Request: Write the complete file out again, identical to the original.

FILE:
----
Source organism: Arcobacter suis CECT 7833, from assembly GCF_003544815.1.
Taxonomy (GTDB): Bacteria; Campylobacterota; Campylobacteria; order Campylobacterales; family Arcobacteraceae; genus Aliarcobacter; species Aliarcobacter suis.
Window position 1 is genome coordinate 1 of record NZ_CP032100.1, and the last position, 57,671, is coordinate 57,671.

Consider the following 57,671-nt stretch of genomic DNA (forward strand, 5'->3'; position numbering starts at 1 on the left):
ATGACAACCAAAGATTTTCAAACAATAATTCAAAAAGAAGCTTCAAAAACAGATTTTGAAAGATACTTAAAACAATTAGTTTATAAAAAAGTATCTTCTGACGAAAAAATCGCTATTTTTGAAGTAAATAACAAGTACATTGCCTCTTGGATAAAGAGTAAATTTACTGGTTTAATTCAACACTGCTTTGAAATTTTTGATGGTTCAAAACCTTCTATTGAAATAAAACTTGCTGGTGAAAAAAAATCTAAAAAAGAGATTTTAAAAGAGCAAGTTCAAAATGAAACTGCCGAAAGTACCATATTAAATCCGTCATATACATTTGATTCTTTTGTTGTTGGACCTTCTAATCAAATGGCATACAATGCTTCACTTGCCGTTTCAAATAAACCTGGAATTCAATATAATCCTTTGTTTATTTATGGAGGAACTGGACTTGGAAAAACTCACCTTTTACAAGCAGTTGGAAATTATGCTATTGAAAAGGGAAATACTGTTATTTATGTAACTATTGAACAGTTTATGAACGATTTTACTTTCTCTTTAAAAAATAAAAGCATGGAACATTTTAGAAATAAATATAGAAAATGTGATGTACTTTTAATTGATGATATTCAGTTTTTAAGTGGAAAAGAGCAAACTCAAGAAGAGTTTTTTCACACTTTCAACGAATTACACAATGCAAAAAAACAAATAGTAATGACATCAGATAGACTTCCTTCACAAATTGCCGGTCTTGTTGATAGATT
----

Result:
Source organism: Arcobacter suis CECT 7833, from assembly GCF_003544815.1.
Taxonomy (GTDB): Bacteria; Campylobacterota; Campylobacteria; order Campylobacterales; family Arcobacteraceae; genus Aliarcobacter; species Aliarcobacter suis.
Window position 1 is genome coordinate 1 of record NZ_CP032100.1, and the last position, 57,671, is coordinate 57,671.

Consider the following 57,671-nt stretch of genomic DNA (forward strand, 5'->3'; position numbering starts at 1 on the left):
ATGACAACCAAAGATTTTCAAACAATAATTCAAAAAGAAGCTTCAAAAACAGATTTTGAAAGATACTTAAAACAATTAGTTTATAAAAAAGTATCTTCTGACGAAAAAATCGCTATTTTTGAAGTAAATAACAAGTACATTGCCTCTTGGATAAAGAGTAAATTTACTGGTTTAATTCAACACTGCTTTGAAATTTTTGATGGTTCAAAACCTTCTATTGAAATAAAACTTGCTGGTGAAAAAAAATCTAAAAAAGAGATTTTAAAAGAGCAAGTTCAAAATGAAACTGCCGAAAGTACCATATTAAATCCGTCATATACATTTGATTCTTTTGTTGTTGGACCTTCTAATCAAATGGCATACAATGCTTCACTTGCCGTTTCAAATAAACCTGGAATTCAATATAATCCTTTGTTTATTTATGGAGGAACTGGACTTGGAAAAACTCACCTTTTACAAGCAGTTGGAAATTATGCTATTGAAAAGGGAAATACTGTTATTTATGTAACTATTGAACAGTTTATGAACGATTTTACTTTCTCTTTAAAAAATAAAAGCATGGAACATTTTAGAAATAAATATAGAAAATGTGATGTACTTTTAATTGATGATATTCAGTTTTTAAGTGGAAAAGAGCAAACTCAAGAAGAGTTTTTTCACACTTTCAACGAATTACACAATGCAAAAAAACAAATAGTAATGACATCAGATAGACTTCCTTCACAAATTGCCGGTCTTGTTGATAGATT